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A relieved Sharon Meade and her husband, Gerry De Abreu, outside the Halton Region campground they found that would accept them in the midst of the COVID-19 scare.

Sharon Meade and her husband, Gerry De Abreu, thought they were doing the right thing when they packed up their RV and began the journey from Arizona back to their home base in the greater Toronto area (GTA) of Ontario, according to the CBC.

The snowbirds were heeding the federal government’s call for Canadians to return home from the U.S. and isolate themselves, in the midst of the COVID-19 emergency.

But as they neared the border last week, one problem became increasingly clear: They had nowhere to go.

The couple’s Scarborough condo is currently occupied by Meade’s elderly mother. Under normal circumstances, they return to the GTA much later in the year, and stay at private campgrounds, which — she has now discovered — don’t normally operate this early in the year.

And Meade is not alone. Alexandra Anderson, executive director of Camping in Ontario, a trade group that represents private campgrounds, said her group has received word that “hundreds, possibly thousands” of stranded RVers who have no brick-and-mortar residences have been calling campgrounds all around the province, looking for vacancies.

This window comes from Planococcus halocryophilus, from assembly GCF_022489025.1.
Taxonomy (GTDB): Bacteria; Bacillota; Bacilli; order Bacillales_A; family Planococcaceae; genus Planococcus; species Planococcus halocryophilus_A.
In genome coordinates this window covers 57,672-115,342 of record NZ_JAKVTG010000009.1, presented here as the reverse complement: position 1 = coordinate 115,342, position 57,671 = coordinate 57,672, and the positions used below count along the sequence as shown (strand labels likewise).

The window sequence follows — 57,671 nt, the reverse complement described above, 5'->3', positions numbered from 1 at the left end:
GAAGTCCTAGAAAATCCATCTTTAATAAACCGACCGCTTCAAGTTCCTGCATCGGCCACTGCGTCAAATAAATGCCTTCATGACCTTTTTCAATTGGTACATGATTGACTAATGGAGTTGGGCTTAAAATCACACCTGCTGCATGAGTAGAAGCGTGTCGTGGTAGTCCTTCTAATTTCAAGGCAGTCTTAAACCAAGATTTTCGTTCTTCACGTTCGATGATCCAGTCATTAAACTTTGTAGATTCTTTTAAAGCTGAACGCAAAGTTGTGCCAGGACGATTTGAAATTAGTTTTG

“I called RV parks in Toronto, in Hamilton; I called an RV park in Kitchener.” Meade said last week. “Either they’re not open or they’re open and they’re already full.”

Part of the problem is that the vast majority of the province’s 420 or so private campgrounds are prohibited by municipal statute from opening for the season until May, according to Anderson.

And the few that do operate year-round have not been listed as essential services by the province, so it’s unclear whether they’d be allowed to take in new travelers now.

Anderson said her organization has been in contact with the provincial government, and hopes to get more clarification on whether her campgrounds should be added to the list of essential services.

A spokesperson for the ministry of economic development wouldn’t agree to an interview with CBC Toronto, but said in a statement: “We know this all moved very quickly but given the gravity of the situation and how quickly things are changing, the government had to take action.

“For people that are looking for temporary lodging, item No. 12 on the list exempts hotels, motels, shared rental units and similar facilities, including student residences.”

Provincial parks — another potential refuge for people like Meade and her family — are closed until April 30 at the earliest, the statement reads.

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